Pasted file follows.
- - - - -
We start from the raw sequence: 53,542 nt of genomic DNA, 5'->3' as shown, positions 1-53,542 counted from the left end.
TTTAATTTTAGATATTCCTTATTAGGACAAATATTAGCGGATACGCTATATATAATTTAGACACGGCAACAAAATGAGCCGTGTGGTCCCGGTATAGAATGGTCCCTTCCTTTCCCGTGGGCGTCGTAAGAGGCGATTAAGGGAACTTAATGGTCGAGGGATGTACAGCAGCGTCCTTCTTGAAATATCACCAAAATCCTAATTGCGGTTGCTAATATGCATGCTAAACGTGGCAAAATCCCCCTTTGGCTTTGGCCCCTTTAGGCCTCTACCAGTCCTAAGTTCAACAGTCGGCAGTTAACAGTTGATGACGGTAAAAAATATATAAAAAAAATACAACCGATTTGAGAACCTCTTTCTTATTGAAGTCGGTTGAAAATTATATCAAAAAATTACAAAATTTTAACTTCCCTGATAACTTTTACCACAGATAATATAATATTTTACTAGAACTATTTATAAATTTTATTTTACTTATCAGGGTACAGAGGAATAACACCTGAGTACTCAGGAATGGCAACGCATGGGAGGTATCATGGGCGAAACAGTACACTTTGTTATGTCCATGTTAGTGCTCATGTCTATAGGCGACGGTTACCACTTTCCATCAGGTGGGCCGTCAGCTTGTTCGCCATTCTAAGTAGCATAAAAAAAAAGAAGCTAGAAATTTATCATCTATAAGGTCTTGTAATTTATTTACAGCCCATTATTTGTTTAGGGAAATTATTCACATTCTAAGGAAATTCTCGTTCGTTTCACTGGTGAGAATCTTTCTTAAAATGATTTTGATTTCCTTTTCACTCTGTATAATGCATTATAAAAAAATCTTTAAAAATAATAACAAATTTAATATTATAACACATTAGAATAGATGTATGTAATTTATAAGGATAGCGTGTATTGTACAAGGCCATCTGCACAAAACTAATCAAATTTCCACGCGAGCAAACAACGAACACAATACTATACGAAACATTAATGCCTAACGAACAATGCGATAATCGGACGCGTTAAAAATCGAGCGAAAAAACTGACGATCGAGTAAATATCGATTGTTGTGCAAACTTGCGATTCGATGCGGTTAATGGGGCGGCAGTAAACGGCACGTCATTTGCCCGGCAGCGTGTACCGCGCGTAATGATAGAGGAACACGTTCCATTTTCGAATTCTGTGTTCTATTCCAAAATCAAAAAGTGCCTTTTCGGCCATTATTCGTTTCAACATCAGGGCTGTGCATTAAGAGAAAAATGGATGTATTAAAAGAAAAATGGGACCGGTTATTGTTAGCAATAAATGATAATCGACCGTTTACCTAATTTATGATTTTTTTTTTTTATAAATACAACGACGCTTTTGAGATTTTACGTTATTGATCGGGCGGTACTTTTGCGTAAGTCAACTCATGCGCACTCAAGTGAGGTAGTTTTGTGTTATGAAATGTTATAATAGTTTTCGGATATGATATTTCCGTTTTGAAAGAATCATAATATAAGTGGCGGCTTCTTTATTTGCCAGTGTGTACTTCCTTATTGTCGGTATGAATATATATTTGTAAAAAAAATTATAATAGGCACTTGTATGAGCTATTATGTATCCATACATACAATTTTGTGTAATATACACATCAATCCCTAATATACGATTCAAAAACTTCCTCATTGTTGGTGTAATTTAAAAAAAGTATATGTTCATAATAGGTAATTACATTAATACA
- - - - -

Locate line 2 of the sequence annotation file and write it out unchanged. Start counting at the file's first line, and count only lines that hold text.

TTTAATTTTAGATATTCCTTATTAGGACAAATATTAGCGGATACGCTATATATAATTTAGACACGGCAACAAAATGAGCCGTGTGGTCCCGGTATAGAATGGTCCCTTCCTTTCCCGTGGGCGTCGTAAGAGGCGATTAAGGGAACTTAATGGTCGAGGGATGTACAGCAGCGTCCTTCTTGAAATATCACCAAAATCCTAATTGCGGTTGCTAATATGCATGCTAAACGTGGCAAAATCCCCCTTTGGCTTTGGCCCCTTTAGGCCTCTACCAGTCCTAAGTTCAACAGTCGGCAGTTAACAGTTGATGACGGTAAAAAATATATAAAAAAAATACAACCGATTTGAGAACCTCTTTCTTATTGAAGTCGGTTGAAAATTATATCAAAAAATTACAAAATTTTAACTTCCCTGATAACTTTTACCACAGATAATATAATATTTTACTAGAACTATTTATAAATTTTATTTTACTTATCAGGGTACAGAGGAATAACACCTGAGTACTCAGGAATGGCAACGCATGGGAGGTATCATGGGCGAAACAGTACACTTTGTTATGTCCATGTTAGTGCTCATGTCTATAGGCGACGGTTACCACTTTCCATCAGGTGGGCCGTCAGCTTGTTCGCCATTCTAAGTAGCATAAAAAAAAAGAAGCTAGAAATTTATCATCTATAAGGTCTTGTAATTTATTTACAGCCCATTATTTGTTTAGGGAAATTATTCACATTCTAAGGAAATTCTCGTTCGTTTCACTGGTGAGAATCTTTCTTAAAATGATTTTGATTTCCTTTTCACTCTGTATAATGCATTATAAAAAAATCTTTAAAAATAATAACAAATTTAATATTATAACACATTAGAATAGATGTATGTAATTTATAAGGATAGCGTGTATTGTACAAGGCCATCTGCACAAAACTAATCAAATTTCCACGCGAGCAAACAACGAACACAATACTATACGAAACATTAATGCCTAACGAACAATGCGATAATCGGACGCGTTAAAAATCGAGCGAAAAAACTGACGATCGAGTAAATATCGATTGTTGTGCAAACTTGCGATTCGATGCGGTTAATGGGGCGGCAGTAAACGGCACGTCATTTGCCCGGCAGCGTGTACCGCGCGTAATGATAGAGGAACACGTTCCATTTTCGAATTCTGTGTTCTATTCCAAAATCAAAAAGTGCCTTTTCGGCCATTATTCGTTTCAACATCAGGGCTGTGCATTAAGAGAAAAATGGATGTATTAAAAGAAAAATGGGACCGGTTATTGTTAGCAATAAATGATAATCGACCGTTTACCTAATTTATGATTTTTTTTTTTTATAAATACAACGACGCTTTTGAGATTTTACGTTATTGATCGGGCGGTACTTTTGCGTAAGTCAACTCATGCGCACTCAAGTGAGGTAGTTTTGTGTTATGAAATGTTATAATAGTTTTCGGATATGATATTTCCGTTTTGAAAGAATCATAATATAAGTGGCGGCTTCTTTATTTGCCAGTGTGTACTTCCTTATTGTCGGTATGAATATATATTTGTAAAAAAAATTATAATAGGCACTTGTATGAGCTATTATGTATCCATACATACAATTTTGTGTAATATACACATCAATCCCTAATATACGATTCAAAAACTTCCTCATTGTTGGTGTAATTTAAAAAAAGTATATGTTCATAATAGGTAATTACATTAATACA